This Week in Food History – 01/16/2017

early-refrigerator-car

This marks the beginning of our newest Blog segment. We thought a bit of a nibble on food history bites might be a good way to nourish our minds at the beginning of the week. We begin our journey with “Ice Boxes on Wheels.” Enjoy.

The first refrigerated train car patent was issued on this day in 1867 to Detroit industrialist William Davis. The car was used primarily by meat packers and featured racks for suspending quartered carcasses over ice and salt. However, the weight distribution caused derailments and many design improvements would follow, such as placing the ice compartments on the ends.

It is interesting to note that the first refrigerated boxcar entered service in New England, in June 1851, on the Northern Railroad of New York. The Ogdensburg and Lake Champlain Railroad also acquired “ice boxes on wheels” at that time and used ice from the Great Lakes to keep the contents cool. Among other commodities, they shipped butter to Boston.

Other Momentous Happenings This Week…

January 17, 1806

Well, not exactly food-related, but we bet there was a celebratory feast involved. James Madison Randolph was the first child born in the White House on this day. He called U.S. President Thomas Jefferson grandpa.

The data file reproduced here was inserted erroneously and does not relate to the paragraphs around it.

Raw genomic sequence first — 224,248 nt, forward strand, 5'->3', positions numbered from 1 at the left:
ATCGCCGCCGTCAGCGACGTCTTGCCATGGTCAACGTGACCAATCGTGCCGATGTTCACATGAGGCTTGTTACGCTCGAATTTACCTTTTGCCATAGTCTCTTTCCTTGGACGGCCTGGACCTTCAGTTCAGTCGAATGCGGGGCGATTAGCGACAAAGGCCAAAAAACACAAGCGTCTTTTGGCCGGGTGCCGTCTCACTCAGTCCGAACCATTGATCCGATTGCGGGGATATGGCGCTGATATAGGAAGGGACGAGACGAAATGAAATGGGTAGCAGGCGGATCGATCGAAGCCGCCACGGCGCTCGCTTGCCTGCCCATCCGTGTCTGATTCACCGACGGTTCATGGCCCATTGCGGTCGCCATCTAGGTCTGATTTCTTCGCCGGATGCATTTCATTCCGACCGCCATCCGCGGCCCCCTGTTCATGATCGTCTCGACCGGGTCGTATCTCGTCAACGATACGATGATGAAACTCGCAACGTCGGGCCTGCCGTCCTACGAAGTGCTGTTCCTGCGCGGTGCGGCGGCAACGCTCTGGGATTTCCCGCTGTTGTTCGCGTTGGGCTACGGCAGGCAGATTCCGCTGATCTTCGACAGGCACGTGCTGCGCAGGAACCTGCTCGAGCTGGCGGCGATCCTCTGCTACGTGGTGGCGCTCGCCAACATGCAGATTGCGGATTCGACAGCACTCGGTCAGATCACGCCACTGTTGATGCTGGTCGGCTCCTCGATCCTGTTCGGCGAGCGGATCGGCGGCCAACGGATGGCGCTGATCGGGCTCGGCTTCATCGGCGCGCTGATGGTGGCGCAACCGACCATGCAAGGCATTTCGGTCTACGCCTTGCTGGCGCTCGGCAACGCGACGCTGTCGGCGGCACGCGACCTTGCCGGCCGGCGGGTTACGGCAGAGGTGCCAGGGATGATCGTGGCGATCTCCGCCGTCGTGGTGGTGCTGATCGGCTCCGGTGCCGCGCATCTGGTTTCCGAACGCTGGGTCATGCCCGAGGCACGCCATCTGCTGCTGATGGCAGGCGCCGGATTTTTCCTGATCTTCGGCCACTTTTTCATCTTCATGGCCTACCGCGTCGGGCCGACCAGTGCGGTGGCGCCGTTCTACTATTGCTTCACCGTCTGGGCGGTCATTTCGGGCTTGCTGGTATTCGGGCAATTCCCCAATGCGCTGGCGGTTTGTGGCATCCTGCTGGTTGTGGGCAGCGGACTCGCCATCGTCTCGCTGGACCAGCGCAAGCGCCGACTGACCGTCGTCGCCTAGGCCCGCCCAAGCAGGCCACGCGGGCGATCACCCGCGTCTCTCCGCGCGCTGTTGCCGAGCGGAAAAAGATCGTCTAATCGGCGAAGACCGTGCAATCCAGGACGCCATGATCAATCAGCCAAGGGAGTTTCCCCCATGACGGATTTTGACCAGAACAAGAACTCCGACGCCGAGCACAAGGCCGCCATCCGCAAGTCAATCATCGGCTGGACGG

January 18, 1178

Captain Cook discovers a group of Islands in the Pacific Ocean and names them the Sandwich Islands, after the first Lord of the Admiralty, Lord Sandwich. Today we know these as Hawaii.

January 19, 1915

A US patent for a neon tube advertising sign was issued to French Engineer George Claude. A Heinz pickle would be the first item to light up an urban skyline, in Time Square, of course.

January 20, 1964

Visitors at the New York World’s Fair were astonished by the display of the world’s largest cheese, presented by the Wisconsin Cheese Foundation. 16,000 cows provided the necessary 17,000 quarts of milk for the 34,591-pound block of cheese.

January 21, 1338

Birth of Charles V of France. He must have been a lover of good food, for he would later commission the publication of the first professional French cookery book titled, “Le Viandier,” loosely meaning “Venison.” In French this term encompasses small and large game.

January 22, 1939

Host of legendary cooking show, The Frugal Gourmet, and author of several best-selling cookbooks was born. Jeffrey Smith held degrees in philosophy, sociology and theology. He served as Chaplain at the University of Puget Sound, Washington, where he opened The Chaplain’s Pantry, a kitchen supply store, deli and venue for public cooking classes.

Thanks for reading. Liked what you learned here? Please share it. Also visit 158 Main and JPD on Facebook and See you here next week for more historical nibbles…

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